Tech Marketing: Does it Exist?

I write a lot about marketing. Usually the article comes from a project with a consulting client; or reading Seth Godin; or taking a class; or great conversations.

Lately I have written repeatedly about Positioning (HERE and HERE and HERE) due to a class I took with Section4 on Product Positioning.  I do get redundant as I work through the concepts as I type. There are definitely themes to what I write.

I don’t have a marketing degree, so I often wonder how it is that the telecom industry struggles so much with marketing. The concepts of Value Proposition, Positioning, Storytelling, Product Market Fit are foundations of marketing. I know that tech doesn’t spend money on marketing. They think build it and they will come. Do they not understand the Microsoft example? Even a second rate product can dominate with enough marketing.

I can think of a bunch of providers who were first movers in functionality, but got zero sales out of it. Why? Because NO ONE KNEW about it!!! Marketing is how a buyer would know about it.

I often hear that providers have the best people, the smartest people, great tech, awesome customer service – yet they eke by. Best tech doesn’t win. Best marketing wins.

You know why sales struggles to sell? NO marketing help. I don’t mean Lead Gen, which is what everyone wants out of marketing. I mean, the C-Suite has not identified a target buyer, or defined a value statement or anything that would help the sales team sell.

I didn’t say spend money on branding – although name recognition certainly helps. But hire a firm to come in and help you define your Best Customer, your Position, and your Value Prop.

Otherwise your sales people will have to make it up themselves – and will struggle with sales.

On one project we are hiring either a sales dev person or an appointment setting company. Either way, we will need to create and refine a script. We will need to train the person on the product, the company and the value. Why?

There are always 3 sales occurring at the same time: The prospect has to trust the salesperson, that the product will indeed help them and the company will deliver that product as promised.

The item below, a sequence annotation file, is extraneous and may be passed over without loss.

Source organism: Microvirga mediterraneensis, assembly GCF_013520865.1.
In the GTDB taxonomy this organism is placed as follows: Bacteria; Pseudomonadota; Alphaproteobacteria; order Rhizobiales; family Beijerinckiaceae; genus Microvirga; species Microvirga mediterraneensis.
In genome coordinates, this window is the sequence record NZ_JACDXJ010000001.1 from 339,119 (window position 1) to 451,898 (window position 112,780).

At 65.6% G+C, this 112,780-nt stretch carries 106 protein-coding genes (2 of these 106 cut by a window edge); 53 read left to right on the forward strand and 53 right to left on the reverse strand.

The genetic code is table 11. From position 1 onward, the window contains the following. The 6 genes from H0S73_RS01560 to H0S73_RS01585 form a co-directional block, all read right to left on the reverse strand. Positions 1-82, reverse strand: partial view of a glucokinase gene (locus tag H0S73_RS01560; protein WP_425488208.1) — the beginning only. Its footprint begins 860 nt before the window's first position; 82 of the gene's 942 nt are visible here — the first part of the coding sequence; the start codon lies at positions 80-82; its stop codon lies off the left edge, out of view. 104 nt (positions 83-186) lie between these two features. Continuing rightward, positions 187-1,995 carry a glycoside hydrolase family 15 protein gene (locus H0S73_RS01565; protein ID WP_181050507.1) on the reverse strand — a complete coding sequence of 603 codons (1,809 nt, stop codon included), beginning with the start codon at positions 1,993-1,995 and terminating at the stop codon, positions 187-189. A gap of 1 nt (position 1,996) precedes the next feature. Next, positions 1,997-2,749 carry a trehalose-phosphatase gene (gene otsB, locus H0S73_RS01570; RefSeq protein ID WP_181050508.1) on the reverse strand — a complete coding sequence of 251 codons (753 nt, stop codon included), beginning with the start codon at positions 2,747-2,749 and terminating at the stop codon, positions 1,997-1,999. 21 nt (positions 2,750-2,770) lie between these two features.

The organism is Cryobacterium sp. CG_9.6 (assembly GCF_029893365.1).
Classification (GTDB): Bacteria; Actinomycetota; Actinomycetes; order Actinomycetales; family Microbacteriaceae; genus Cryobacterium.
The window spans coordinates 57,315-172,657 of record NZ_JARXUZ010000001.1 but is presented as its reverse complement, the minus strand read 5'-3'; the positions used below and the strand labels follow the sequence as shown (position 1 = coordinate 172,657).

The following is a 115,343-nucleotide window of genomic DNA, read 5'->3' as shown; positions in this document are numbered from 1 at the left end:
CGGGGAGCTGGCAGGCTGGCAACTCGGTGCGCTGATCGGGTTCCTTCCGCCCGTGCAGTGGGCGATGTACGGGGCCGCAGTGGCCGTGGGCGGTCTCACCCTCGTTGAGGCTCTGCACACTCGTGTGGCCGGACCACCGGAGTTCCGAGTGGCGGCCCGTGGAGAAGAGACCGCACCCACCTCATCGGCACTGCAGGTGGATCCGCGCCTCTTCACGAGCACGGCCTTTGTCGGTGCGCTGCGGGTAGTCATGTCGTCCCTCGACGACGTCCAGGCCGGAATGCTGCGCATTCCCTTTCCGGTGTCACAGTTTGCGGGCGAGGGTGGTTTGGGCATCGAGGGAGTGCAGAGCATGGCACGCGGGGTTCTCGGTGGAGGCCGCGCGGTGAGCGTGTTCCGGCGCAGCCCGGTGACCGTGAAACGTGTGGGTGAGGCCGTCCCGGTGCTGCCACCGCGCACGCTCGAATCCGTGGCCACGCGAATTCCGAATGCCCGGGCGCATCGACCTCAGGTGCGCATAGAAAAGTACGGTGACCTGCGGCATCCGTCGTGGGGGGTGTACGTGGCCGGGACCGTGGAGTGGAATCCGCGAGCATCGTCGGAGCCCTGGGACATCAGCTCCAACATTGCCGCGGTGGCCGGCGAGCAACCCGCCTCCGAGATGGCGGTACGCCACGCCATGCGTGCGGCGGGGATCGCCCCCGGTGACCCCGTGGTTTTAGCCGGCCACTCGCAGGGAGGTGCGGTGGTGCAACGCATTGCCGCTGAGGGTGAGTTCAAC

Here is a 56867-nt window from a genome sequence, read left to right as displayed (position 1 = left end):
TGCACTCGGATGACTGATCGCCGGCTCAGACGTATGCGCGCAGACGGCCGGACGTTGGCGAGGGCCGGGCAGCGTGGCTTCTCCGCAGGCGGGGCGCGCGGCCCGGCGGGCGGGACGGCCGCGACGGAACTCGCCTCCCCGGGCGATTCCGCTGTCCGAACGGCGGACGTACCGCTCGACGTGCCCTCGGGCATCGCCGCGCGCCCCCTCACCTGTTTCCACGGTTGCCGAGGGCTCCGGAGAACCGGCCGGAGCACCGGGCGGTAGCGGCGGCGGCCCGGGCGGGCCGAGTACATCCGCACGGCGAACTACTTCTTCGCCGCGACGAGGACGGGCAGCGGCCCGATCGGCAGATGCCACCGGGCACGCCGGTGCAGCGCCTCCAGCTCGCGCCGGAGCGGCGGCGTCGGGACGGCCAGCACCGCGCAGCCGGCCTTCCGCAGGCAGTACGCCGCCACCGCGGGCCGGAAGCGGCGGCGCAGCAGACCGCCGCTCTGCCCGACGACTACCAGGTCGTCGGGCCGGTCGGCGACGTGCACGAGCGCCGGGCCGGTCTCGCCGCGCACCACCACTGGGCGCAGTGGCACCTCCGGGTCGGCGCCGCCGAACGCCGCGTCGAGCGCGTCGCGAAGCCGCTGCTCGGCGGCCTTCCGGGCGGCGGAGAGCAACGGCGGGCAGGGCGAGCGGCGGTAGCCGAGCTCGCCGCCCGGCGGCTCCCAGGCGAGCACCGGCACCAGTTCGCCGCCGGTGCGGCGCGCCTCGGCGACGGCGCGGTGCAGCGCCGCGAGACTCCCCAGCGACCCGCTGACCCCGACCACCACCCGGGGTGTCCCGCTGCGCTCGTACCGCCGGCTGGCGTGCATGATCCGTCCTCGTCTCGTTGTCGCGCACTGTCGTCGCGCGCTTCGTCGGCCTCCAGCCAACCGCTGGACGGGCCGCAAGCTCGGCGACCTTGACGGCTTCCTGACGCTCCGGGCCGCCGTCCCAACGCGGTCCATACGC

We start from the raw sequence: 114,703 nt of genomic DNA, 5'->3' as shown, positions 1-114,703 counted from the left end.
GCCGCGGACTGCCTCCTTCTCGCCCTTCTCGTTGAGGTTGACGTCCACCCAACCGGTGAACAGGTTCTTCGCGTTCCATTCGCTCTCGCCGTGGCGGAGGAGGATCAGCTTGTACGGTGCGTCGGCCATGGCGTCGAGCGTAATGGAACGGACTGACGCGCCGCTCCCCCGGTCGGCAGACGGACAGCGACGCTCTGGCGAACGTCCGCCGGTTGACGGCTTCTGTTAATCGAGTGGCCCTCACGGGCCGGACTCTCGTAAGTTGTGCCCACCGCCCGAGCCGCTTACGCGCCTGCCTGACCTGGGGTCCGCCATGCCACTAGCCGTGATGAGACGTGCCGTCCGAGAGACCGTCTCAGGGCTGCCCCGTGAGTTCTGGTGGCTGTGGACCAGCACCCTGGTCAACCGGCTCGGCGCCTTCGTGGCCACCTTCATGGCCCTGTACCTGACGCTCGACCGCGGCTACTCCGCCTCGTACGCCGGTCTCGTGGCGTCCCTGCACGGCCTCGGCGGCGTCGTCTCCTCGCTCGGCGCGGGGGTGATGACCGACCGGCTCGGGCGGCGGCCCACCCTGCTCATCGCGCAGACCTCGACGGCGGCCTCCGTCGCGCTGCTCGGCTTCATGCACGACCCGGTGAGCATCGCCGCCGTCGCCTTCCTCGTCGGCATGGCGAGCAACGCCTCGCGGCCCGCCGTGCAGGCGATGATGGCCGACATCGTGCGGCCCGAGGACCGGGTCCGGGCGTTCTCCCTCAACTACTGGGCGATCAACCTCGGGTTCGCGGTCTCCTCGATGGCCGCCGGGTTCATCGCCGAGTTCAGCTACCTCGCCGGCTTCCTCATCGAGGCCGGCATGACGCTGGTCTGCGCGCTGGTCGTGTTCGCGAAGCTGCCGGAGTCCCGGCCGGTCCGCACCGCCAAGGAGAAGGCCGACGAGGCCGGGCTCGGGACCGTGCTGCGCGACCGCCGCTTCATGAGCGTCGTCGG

If the Prospect doesn’t like or trust the sales rep, the deal is off. If they don’t understand the product – What the heck is UCaaS? CPaaS? XSaaS? Huh? Leave me alone! If they don’t believe the company can deliver – we see that often with small companies with big portfolios of products.  So train the sales people, do the marketing basics, aim for the best fit customer.

In UCaaS, in SD-WAN, and now in CCaaS, one after another provider makes up a new acronym (a new category) as if that alone will be the Blue Ocean Strategy. It has to go beyond that. A new acronym isn’t a strategy. A slogan isn’t a Value Proposition either or a Position.

UCaaS and SD-WAN are garbage can terms. They really don’t mean anything. They are a collection of features that make the product look like it belongs in that category. We saw this with Riverbed. It is a problem because it confuses the customer. The sales teams can’t really explain the differentiation either, so confused sales and buyers. That spells disaster.

I put SD-WAN in 3 categories: hardware, Orchestrator or Network-as-a-Service. These are really very different things. Yesterday I was talking to an MSP’s sales rep who was looking for a quote on SD-WAN from a TSB. The CM quoted a NaaS provider for a single small business with 3 employees who just wanted to bond two broadband circuits. That should have been Turnium or Cradlepoint or Rabbitrun, not NaaS. [I won’t go on a tangent on how ineffective TSBs are with knowing what vendors are/do.]

Cloud Communications has a lot of categories; more than just CPaaS, UCaaS and CCaaS. And buyers aren’t looking for any of those acronyms. They are looking for solutions that will improve the business. That will likely require functions from each category, but how well does a sales rep know those 3 categories and associated products? Not very well at all. In fact, most providers have different sales teams selling each category with no cross-pollination.

In the SD-WAN example, at least one vendor wasted their time quoting for this situation [it was not an opportunity].  The reason you do market fit and define a buyer is so that exact situation doesn’t happen. The sales teams spend more time on best fit because they are more likely to buy! That is marketing helping you win.

BTW, this was the funniest slide from the Positioning class:


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